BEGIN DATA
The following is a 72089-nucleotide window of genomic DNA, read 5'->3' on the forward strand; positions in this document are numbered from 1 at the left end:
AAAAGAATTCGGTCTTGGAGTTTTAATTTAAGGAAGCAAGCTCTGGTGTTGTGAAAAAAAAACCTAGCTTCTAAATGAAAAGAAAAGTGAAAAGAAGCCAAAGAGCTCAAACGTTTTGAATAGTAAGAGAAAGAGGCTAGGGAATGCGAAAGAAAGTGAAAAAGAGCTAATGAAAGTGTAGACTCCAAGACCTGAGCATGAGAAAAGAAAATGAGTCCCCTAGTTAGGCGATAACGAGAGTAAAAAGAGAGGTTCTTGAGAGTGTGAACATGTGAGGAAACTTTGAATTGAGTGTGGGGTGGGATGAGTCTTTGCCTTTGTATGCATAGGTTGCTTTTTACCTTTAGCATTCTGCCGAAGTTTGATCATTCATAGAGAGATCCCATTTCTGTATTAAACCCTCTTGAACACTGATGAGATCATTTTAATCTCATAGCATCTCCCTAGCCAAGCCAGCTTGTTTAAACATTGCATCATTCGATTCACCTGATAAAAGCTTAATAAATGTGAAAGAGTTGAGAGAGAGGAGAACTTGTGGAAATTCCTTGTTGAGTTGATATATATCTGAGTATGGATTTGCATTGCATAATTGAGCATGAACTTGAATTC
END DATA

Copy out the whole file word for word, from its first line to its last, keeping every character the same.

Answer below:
The following is a 72089-nucleotide window of genomic DNA, read 5'->3' on the forward strand; positions in this document are numbered from 1 at the left end:
AAAAGAATTCGGTCTTGGAGTTTTAATTTAAGGAAGCAAGCTCTGGTGTTGTGAAAAAAAAACCTAGCTTCTAAATGAAAAGAAAAGTGAAAAGAAGCCAAAGAGCTCAAACGTTTTGAATAGTAAGAGAAAGAGGCTAGGGAATGCGAAAGAAAGTGAAAAAGAGCTAATGAAAGTGTAGACTCCAAGACCTGAGCATGAGAAAAGAAAATGAGTCCCCTAGTTAGGCGATAACGAGAGTAAAAAGAGAGGTTCTTGAGAGTGTGAACATGTGAGGAAACTTTGAATTGAGTGTGGGGTGGGATGAGTCTTTGCCTTTGTATGCATAGGTTGCTTTTTACCTTTAGCATTCTGCCGAAGTTTGATCATTCATAGAGAGATCCCATTTCTGTATTAAACCCTCTTGAACACTGATGAGATCATTTTAATCTCATAGCATCTCCCTAGCCAAGCCAGCTTGTTTAAACATTGCATCATTCGATTCACCTGATAAAAGCTTAATAAATGTGAAAGAGTTGAGAGAGAGGAGAACTTGTGGAAATTCCTTGTTGAGTTGATATATATCTGAGTATGGATTTGCATTGCATAATTGAGCATGAACTTGAATTC